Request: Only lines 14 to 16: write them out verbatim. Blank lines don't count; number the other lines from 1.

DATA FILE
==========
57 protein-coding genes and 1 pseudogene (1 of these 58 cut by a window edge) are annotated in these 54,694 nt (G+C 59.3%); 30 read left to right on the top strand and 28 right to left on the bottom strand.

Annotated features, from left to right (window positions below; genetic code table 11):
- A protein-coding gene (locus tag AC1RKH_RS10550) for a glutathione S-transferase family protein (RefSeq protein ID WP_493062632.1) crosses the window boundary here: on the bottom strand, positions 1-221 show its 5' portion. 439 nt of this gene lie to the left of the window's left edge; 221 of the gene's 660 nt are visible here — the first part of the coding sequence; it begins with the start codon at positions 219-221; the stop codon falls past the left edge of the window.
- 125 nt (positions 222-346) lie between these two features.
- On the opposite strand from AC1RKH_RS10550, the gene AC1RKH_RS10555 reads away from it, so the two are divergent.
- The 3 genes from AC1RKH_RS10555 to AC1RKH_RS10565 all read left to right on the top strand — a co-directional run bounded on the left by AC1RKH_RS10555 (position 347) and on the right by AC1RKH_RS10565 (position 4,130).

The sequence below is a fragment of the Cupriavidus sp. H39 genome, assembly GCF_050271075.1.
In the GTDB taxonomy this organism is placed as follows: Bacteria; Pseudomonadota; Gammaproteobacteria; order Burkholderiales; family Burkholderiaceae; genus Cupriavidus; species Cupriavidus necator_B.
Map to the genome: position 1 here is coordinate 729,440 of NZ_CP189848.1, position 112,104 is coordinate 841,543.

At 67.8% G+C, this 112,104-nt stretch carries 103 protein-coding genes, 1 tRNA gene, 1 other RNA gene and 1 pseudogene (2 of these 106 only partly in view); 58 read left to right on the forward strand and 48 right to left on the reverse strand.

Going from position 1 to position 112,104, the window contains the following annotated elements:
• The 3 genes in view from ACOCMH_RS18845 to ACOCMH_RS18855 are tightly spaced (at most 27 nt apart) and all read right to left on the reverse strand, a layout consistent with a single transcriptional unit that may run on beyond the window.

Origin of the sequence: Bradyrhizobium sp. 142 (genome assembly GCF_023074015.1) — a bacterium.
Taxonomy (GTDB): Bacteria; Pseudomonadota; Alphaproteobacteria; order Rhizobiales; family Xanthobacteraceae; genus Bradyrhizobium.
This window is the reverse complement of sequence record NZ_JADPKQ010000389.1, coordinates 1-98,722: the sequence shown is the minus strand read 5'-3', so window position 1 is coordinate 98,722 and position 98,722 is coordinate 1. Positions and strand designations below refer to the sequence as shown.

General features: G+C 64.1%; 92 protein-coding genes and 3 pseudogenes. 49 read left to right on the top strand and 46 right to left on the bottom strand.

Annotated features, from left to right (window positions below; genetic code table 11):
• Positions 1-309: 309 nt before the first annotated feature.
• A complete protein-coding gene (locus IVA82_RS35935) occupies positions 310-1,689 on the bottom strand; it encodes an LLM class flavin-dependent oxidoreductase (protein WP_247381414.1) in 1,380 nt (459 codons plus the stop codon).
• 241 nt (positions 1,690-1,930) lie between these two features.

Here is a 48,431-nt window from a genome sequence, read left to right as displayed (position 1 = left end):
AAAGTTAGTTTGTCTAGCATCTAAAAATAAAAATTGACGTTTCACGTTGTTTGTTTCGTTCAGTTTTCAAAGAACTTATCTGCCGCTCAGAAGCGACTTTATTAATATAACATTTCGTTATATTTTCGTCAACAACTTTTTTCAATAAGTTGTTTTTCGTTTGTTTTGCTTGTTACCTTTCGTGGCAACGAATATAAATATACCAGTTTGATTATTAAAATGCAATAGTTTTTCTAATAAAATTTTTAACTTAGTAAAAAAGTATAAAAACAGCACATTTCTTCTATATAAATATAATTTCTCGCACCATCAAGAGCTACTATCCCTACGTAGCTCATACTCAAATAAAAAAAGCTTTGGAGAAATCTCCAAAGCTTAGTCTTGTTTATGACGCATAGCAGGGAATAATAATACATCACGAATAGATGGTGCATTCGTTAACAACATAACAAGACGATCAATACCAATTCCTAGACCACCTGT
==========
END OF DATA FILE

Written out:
Taxonomy (GTDB): Bacteria; Pseudomonadota; Alphaproteobacteria; order Rhizobiales; family Xanthobacteraceae; genus Bradyrhizobium.
This window is the reverse complement of sequence record NZ_JADPKQ010000389.1, coordinates 1-98,722: the sequence shown is the minus strand read 5'-3', so window position 1 is coordinate 98,722 and position 98,722 is coordinate 1. Positions and strand designations below refer to the sequence as shown.

General features: G+C 64.1%; 92 protein-coding genes and 3 pseudogenes. 49 read left to right on the top strand and 46 right to left on the bottom strand.